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NAPA 401(k) Summit
NAPA 401(k) Summit

HSAs Over 401(k)s for Retirement Readiness?

Health Savings Accounts can play a far more important role in retirement planning than they currently do, according to a group of advocates at the National Association of Plan Advisors annual summit.

The benefit of using Health Savings Accounts (HSAs) as a component of “holistic” retirement planning was a main theme at the National Association of Plan Advisors annual meeting in Las Vegas on Monday.

The tax-advantaged investment accounts are flexible enough to grow tax-free money to help handle participants’ biggest single expense in retirement: healthcare. If not needed, the money can be withdrawn after age 65 and taxed as ordinary income.

Too many still consider HSAs a health insurance add-on, handled through benefits department and basically held as a "cash-in-cash-out” account to pay for annual medical expenses, said Matt Clarkin, president of Access Point HSA. “The impression that this is an account that should not be rolled over is a misunderstanding. That’s missing the long-term power of the HSA.”

“It’s the biggest jump ball no one has cared to jump to,” says Ryan Tiernan, a national accounts manager with American Funds. “HSAs are probably the most efficient way to save and invest for your biggest expense in retirement.”

HSAs are offered to employees in high-deductible insurance plans. The annual pre-tax contributions ($3,400 for individuals or $6,750 for a family) can be invested and tax-free money withdrawn at any time for medical costs. Unused portions of the account can rollover to the next year and investment growth can continue indefinitely. The benefit for retirement savers is this: if not needed for medical expenses, withdrawals after the age 65 are not subject to a penalty but taxed as ordinary income, just as any withdrawal from an IRA, and accounts can be passed on to a spouse after death. The investment options for an HSA can mirror that of a 401(k).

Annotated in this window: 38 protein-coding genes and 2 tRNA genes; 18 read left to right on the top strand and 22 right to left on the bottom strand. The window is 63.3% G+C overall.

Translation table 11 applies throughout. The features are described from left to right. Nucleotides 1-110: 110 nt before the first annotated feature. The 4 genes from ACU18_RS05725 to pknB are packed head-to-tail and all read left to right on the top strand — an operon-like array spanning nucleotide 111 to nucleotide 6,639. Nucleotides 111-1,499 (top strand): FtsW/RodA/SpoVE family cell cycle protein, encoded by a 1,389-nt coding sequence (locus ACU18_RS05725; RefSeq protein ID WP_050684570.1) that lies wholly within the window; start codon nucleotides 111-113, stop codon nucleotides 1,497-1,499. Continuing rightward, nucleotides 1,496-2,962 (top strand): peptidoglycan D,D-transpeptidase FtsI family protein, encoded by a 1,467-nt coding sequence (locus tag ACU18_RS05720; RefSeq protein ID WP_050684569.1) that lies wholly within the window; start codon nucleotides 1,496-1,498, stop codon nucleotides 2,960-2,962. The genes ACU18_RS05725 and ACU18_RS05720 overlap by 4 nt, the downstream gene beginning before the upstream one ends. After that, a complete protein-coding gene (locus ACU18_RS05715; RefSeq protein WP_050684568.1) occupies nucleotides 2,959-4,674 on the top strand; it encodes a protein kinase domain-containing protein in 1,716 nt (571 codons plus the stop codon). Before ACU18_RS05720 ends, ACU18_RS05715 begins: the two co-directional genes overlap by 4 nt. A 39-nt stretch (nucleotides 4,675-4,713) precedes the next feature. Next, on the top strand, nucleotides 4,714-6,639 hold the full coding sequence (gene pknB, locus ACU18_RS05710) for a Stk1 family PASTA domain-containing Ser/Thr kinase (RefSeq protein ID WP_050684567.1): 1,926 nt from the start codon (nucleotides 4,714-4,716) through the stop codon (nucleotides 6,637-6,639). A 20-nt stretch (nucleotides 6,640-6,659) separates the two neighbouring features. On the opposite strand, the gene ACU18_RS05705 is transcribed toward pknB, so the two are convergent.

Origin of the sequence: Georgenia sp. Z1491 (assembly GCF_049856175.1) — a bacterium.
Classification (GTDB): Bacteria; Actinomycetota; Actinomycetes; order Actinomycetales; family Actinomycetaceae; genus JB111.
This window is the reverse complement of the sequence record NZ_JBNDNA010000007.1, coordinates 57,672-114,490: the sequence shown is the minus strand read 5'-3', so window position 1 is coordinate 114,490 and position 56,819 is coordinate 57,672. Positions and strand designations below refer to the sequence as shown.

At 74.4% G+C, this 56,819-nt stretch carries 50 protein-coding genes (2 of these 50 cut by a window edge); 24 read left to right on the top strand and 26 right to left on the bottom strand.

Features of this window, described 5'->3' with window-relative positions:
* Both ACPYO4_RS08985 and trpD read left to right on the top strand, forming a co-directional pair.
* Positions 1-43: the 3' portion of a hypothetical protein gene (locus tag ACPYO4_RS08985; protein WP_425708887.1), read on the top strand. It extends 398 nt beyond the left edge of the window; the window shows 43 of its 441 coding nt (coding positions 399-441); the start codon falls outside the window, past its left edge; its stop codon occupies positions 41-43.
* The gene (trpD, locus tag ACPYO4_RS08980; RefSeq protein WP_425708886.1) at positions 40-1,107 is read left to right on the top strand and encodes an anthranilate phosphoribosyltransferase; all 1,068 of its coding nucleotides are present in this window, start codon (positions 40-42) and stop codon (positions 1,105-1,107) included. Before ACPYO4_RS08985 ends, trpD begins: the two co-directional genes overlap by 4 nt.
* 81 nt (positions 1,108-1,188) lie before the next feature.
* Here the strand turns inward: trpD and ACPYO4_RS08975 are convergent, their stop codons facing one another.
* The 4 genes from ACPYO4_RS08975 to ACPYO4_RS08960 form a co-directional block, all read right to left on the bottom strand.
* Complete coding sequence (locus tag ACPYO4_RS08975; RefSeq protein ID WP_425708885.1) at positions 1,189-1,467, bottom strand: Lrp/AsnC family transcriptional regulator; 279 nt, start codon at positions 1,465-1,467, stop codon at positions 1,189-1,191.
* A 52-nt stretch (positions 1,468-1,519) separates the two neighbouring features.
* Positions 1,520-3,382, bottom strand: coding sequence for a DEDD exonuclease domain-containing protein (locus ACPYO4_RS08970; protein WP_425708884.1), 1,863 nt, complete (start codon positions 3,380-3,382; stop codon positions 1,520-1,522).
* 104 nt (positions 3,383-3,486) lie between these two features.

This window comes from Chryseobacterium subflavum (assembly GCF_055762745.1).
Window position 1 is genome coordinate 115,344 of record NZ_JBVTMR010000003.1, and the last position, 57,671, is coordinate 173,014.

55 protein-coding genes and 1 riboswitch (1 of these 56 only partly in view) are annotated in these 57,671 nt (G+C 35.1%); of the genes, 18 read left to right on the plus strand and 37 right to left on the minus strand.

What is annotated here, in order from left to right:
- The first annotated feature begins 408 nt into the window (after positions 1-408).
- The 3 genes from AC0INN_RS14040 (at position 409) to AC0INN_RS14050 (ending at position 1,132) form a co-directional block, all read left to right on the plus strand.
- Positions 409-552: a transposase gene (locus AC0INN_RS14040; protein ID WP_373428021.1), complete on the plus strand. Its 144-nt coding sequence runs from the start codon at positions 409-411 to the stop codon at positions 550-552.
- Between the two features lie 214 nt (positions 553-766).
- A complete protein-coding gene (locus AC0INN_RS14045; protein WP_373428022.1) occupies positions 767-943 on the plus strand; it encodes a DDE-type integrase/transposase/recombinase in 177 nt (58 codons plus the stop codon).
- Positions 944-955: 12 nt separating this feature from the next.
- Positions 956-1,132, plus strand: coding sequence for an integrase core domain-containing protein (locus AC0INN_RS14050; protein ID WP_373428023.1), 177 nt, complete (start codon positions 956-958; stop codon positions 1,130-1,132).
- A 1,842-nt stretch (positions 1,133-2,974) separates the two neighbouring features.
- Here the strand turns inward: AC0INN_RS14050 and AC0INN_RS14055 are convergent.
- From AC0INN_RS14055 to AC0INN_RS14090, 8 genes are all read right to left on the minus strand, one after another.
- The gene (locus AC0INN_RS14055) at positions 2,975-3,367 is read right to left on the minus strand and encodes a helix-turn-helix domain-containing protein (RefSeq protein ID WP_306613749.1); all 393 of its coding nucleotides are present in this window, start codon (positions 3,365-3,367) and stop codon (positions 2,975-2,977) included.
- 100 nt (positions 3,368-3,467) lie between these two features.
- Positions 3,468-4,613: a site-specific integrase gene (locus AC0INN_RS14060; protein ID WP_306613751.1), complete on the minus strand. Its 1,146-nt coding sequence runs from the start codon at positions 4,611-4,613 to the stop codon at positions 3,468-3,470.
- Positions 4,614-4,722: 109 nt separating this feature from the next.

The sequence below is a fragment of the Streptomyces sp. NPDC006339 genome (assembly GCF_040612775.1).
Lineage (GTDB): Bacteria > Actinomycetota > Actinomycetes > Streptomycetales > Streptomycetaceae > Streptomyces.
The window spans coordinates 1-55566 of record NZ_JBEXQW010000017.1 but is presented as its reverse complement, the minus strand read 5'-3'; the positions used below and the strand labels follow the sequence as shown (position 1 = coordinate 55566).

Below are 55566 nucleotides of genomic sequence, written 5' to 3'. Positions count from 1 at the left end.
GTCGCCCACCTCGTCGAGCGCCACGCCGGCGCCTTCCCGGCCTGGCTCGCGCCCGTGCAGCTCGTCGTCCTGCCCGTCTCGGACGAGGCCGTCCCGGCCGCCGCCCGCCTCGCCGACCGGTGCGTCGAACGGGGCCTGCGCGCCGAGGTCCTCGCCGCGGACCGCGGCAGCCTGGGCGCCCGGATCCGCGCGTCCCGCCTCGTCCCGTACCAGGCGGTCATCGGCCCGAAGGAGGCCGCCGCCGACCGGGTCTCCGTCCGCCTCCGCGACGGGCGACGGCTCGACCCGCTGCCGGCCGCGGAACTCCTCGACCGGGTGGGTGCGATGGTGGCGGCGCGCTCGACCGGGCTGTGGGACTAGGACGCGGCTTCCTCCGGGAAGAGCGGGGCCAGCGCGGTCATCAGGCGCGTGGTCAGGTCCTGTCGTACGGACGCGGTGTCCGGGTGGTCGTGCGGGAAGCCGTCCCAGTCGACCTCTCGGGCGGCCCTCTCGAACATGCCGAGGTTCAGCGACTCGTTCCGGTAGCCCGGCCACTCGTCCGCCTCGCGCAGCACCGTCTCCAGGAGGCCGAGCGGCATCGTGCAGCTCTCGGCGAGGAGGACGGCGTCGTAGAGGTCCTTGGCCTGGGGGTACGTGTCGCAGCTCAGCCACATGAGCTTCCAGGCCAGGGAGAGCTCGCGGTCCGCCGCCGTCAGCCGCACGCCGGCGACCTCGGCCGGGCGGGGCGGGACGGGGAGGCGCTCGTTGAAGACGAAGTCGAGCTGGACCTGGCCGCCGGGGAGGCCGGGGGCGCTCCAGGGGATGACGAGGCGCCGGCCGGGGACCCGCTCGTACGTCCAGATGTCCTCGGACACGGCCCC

Advisors that are bringing HSAs into the retirement planning process usually recommend participants fund a 401(k) up to the corporate matching level, then fund the HSA, said Sam Brandwein, the outgoing president of NAPA and a Morgan Stanley advisor. Once the HSA contribution level has been reached, go back to funding the 401(k).

During the NAPA conference here, advisors were asked, given what they know about the benefits of HSAs, if a 65-year-old would rather have $500,000 in the health account or $500,000 in a 401(k). 70 percent chose the HSA.

These accounts are expected to grow under any health care legislation that Republicans can pass. In the current American Health Care Act, contribution limits to HSAs would double to $13,100 for a family and $6,500 for an individual, and expands qualifying expenses to include health insurance premiums, over-the-counter medications and preventive health costs.

Additionally, under the Republican plan, unused health insurance credits can be contributed to an HSA. The idea that we could have “tax credits that can be deposited into a tax-advantaged account has never happened before in American tax history,” said Kevin Robertson with HSA Bank. Whatever final shape the health care reform package takes, he said, “the political winds are behind HSAs.”

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